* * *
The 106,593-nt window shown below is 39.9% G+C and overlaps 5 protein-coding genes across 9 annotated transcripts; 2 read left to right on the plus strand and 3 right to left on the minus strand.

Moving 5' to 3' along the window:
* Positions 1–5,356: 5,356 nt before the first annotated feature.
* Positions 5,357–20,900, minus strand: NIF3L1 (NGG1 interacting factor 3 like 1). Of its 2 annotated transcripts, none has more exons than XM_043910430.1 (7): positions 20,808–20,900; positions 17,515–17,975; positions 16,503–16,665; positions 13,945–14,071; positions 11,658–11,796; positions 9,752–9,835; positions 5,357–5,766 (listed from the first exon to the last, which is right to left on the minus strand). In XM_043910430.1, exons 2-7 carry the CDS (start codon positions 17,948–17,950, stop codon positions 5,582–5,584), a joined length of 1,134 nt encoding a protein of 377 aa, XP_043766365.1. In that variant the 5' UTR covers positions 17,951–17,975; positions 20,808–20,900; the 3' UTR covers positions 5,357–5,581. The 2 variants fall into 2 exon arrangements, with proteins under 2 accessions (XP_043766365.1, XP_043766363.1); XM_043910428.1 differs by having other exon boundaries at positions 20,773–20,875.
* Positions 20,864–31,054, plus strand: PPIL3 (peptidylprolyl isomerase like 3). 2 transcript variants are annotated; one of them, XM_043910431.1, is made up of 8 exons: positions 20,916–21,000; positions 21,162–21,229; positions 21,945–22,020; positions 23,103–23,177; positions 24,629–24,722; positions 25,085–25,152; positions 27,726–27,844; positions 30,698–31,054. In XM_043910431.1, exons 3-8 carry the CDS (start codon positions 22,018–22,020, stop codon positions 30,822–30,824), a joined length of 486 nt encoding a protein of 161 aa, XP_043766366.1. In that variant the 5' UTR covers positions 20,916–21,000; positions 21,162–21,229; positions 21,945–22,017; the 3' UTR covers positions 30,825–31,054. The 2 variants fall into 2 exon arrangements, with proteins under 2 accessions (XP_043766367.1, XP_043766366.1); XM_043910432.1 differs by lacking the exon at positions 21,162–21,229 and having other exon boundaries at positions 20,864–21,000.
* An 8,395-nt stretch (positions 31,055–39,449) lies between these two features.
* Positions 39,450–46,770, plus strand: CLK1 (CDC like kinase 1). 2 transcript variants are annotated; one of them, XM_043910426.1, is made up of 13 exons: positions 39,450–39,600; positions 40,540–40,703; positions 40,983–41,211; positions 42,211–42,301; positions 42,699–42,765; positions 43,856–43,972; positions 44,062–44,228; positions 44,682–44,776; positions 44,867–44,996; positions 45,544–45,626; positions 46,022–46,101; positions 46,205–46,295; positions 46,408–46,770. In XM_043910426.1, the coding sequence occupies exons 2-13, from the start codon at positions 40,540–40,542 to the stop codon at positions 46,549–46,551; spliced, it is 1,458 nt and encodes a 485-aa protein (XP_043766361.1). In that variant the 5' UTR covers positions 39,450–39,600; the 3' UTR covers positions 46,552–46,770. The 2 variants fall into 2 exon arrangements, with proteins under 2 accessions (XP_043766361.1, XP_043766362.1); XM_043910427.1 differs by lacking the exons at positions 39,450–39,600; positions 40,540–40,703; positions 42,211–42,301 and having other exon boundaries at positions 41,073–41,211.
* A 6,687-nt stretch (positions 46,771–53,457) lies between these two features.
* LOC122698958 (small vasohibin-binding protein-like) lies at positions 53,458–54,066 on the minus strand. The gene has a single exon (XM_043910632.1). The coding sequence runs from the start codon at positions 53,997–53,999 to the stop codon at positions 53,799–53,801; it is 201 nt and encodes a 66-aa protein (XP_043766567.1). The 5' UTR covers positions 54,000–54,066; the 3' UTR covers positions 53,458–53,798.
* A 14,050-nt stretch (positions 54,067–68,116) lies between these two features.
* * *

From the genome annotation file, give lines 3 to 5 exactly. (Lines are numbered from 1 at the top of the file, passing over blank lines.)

* Positions 1–5,356: 5,356 nt before the first annotated feature.
* Positions 5,357–20,900, minus strand: NIF3L1 (NGG1 interacting factor 3 like 1). Of its 2 annotated transcripts, none has more exons than XM_043910430.1 (7): positions 20,808–20,900; positions 17,515–17,975; positions 16,503–16,665; positions 13,945–14,071; positions 11,658–11,796; positions 9,752–9,835; positions 5,357–5,766 (listed from the first exon to the last, which is right to left on the minus strand). In XM_043910430.1, exons 2-7 carry the CDS (start codon positions 17,948–17,950, stop codon positions 5,582–5,584), a joined length of 1,134 nt encoding a protein of 377 aa, XP_043766365.1. In that variant the 5' UTR covers positions 17,951–17,975; positions 20,808–20,900; the 3' UTR covers positions 5,357–5,581. The 2 variants fall into 2 exon arrangements, with proteins under 2 accessions (XP_043766365.1, XP_043766363.1); XM_043910428.1 differs by having other exon boundaries at positions 20,773–20,875.
* Positions 20,864–31,054, plus strand: PPIL3 (peptidylprolyl isomerase like 3). 2 transcript variants are annotated; one of them, XM_043910431.1, is made up of 8 exons: positions 20,916–21,000; positions 21,162–21,229; positions 21,945–22,020; positions 23,103–23,177; positions 24,629–24,722; positions 25,085–25,152; positions 27,726–27,844; positions 30,698–31,054. In XM_043910431.1, exons 3-8 carry the CDS (start codon positions 22,018–22,020, stop codon positions 30,822–30,824), a joined length of 486 nt encoding a protein of 161 aa, XP_043766366.1. In that variant the 5' UTR covers positions 20,916–21,000; positions 21,162–21,229; positions 21,945–22,017; the 3' UTR covers positions 30,825–31,054. The 2 variants fall into 2 exon arrangements, with proteins under 2 accessions (XP_043766367.1, XP_043766366.1); XM_043910432.1 differs by lacking the exon at positions 21,162–21,229 and having other exon boundaries at positions 20,864–21,000.